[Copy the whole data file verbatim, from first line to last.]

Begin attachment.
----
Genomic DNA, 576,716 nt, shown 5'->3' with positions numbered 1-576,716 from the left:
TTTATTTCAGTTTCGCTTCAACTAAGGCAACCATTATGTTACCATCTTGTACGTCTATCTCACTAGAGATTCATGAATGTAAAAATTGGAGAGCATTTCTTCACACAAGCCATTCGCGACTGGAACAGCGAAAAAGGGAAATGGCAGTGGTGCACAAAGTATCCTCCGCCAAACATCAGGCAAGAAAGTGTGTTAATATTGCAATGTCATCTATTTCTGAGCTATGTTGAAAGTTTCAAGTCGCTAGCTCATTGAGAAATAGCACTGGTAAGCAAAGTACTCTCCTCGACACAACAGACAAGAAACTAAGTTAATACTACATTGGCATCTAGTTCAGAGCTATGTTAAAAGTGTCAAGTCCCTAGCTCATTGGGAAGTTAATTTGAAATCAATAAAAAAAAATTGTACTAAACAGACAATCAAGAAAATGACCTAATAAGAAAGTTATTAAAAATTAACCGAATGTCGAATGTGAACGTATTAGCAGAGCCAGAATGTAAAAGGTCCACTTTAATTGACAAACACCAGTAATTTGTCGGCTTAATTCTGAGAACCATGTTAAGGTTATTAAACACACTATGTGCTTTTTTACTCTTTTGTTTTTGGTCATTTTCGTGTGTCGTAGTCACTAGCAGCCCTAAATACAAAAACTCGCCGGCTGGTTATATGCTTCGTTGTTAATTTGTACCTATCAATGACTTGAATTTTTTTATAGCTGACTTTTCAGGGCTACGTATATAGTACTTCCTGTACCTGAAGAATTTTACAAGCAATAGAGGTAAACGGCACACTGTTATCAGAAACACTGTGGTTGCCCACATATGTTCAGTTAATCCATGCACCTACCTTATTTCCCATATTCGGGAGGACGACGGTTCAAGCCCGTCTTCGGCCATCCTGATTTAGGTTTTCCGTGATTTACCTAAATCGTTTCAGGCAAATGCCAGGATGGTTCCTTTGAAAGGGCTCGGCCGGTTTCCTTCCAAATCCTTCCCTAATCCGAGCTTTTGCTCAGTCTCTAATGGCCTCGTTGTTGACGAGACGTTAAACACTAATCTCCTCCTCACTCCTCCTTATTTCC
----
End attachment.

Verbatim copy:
Genomic DNA, 576,716 nt, shown 5'->3' with positions numbered 1-576,716 from the left:
TTTATTTCAGTTTCGCTTCAACTAAGGCAACCATTATGTTACCATCTTGTACGTCTATCTCACTAGAGATTCATGAATGTAAAAATTGGAGAGCATTTCTTCACACAAGCCATTCGCGACTGGAACAGCGAAAAAGGGAAATGGCAGTGGTGCACAAAGTATCCTCCGCCAAACATCAGGCAAGAAAGTGTGTTAATATTGCAATGTCATCTATTTCTGAGCTATGTTGAAAGTTTCAAGTCGCTAGCTCATTGAGAAATAGCACTGGTAAGCAAAGTACTCTCCTCGACACAACAGACAAGAAACTAAGTTAATACTACATTGGCATCTAGTTCAGAGCTATGTTAAAAGTGTCAAGTCCCTAGCTCATTGGGAAGTTAATTTGAAATCAATAAAAAAAAATTGTACTAAACAGACAATCAAGAAAATGACCTAATAAGAAAGTTATTAAAAATTAACCGAATGTCGAATGTGAACGTATTAGCAGAGCCAGAATGTAAAAGGTCCACTTTAATTGACAAACACCAGTAATTTGTCGGCTTAATTCTGAGAACCATGTTAAGGTTATTAAACACACTATGTGCTTTTTTACTCTTTTGTTTTTGGTCATTTTCGTGTGTCGTAGTCACTAGCAGCCCTAAATACAAAAACTCGCCGGCTGGTTATATGCTTCGTTGTTAATTTGTACCTATCAATGACTTGAATTTTTTTATAGCTGACTTTTCAGGGCTACGTATATAGTACTTCCTGTACCTGAAGAATTTTACAAGCAATAGAGGTAAACGGCACACTGTTATCAGAAACACTGTGGTTGCCCACATATGTTCAGTTAATCCATGCACCTACCTTATTTCCCATATTCGGGAGGACGACGGTTCAAGCCCGTCTTCGGCCATCCTGATTTAGGTTTTCCGTGATTTACCTAAATCGTTTCAGGCAAATGCCAGGATGGTTCCTTTGAAAGGGCTCGGCCGGTTTCCTTCCAAATCCTTCCCTAATCCGAGCTTTTGCTCAGTCTCTAATGGCCTCGTTGTTGACGAGACGTTAAACACTAATCTCCTCCTCACTCCTCCTTATTTCC